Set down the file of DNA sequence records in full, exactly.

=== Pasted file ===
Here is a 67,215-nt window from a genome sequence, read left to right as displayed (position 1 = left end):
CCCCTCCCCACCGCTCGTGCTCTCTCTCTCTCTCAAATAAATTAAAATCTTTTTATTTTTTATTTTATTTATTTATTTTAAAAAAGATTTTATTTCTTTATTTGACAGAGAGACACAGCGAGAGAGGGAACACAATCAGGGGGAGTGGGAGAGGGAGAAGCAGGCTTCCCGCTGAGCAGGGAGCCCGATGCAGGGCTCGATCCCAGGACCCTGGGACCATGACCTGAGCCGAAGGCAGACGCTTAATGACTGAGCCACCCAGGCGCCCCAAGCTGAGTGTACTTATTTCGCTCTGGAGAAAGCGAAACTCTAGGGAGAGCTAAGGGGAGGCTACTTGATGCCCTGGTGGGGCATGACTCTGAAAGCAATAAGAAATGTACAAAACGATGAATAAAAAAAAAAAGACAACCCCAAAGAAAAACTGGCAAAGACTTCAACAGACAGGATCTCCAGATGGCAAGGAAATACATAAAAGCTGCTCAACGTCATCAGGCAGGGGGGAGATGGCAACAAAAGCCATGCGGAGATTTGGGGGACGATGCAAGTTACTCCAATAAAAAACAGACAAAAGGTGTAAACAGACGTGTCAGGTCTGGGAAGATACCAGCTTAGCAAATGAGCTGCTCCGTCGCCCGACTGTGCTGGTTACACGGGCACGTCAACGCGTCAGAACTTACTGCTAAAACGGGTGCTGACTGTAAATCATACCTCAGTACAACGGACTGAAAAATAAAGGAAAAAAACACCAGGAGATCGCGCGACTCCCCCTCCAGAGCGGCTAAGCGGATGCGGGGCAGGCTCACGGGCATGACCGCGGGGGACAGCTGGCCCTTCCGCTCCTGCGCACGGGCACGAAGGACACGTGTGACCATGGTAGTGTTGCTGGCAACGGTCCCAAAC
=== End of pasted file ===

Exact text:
Here is a 67,215-nt window from a genome sequence, read left to right as displayed (position 1 = left end):
CCCCTCCCCACCGCTCGTGCTCTCTCTCTCTCTCAAATAAATTAAAATCTTTTTATTTTTTATTTTATTTATTTATTTTAAAAAAGATTTTATTTCTTTATTTGACAGAGAGACACAGCGAGAGAGGGAACACAATCAGGGGGAGTGGGAGAGGGAGAAGCAGGCTTCCCGCTGAGCAGGGAGCCCGATGCAGGGCTCGATCCCAGGACCCTGGGACCATGACCTGAGCCGAAGGCAGACGCTTAATGACTGAGCCACCCAGGCGCCCCAAGCTGAGTGTACTTATTTCGCTCTGGAGAAAGCGAAACTCTAGGGAGAGCTAAGGGGAGGCTACTTGATGCCCTGGTGGGGCATGACTCTGAAAGCAATAAGAAATGTACAAAACGATGAATAAAAAAAAAAAGACAACCCCAAAGAAAAACTGGCAAAGACTTCAACAGACAGGATCTCCAGATGGCAAGGAAATACATAAAAGCTGCTCAACGTCATCAGGCAGGGGGGAGATGGCAACAAAAGCCATGCGGAGATTTGGGGGACGATGCAAGTTACTCCAATAAAAAACAGACAAAAGGTGTAAACAGACGTGTCAGGTCTGGGAAGATACCAGCTTAGCAAATGAGCTGCTCCGTCGCCCGACTGTGCTGGTTACACGGGCACGTCAACGCGTCAGAACTTACTGCTAAAACGGGTGCTGACTGTAAATCATACCTCAGTACAACGGACTGAAAAATAAAGGAAAAAAACACCAGGAGATCGCGCGACTCCCCCTCCAGAGCGGCTAAGCGGATGCGGGGCAGGCTCACGGGCATGACCGCGGGGGACAGCTGGCCCTTCCGCTCCTGCGCACGGGCACGAAGGACACGTGTGACCATGGTAGTGTTGCTGGCAACGGTCCCAAAC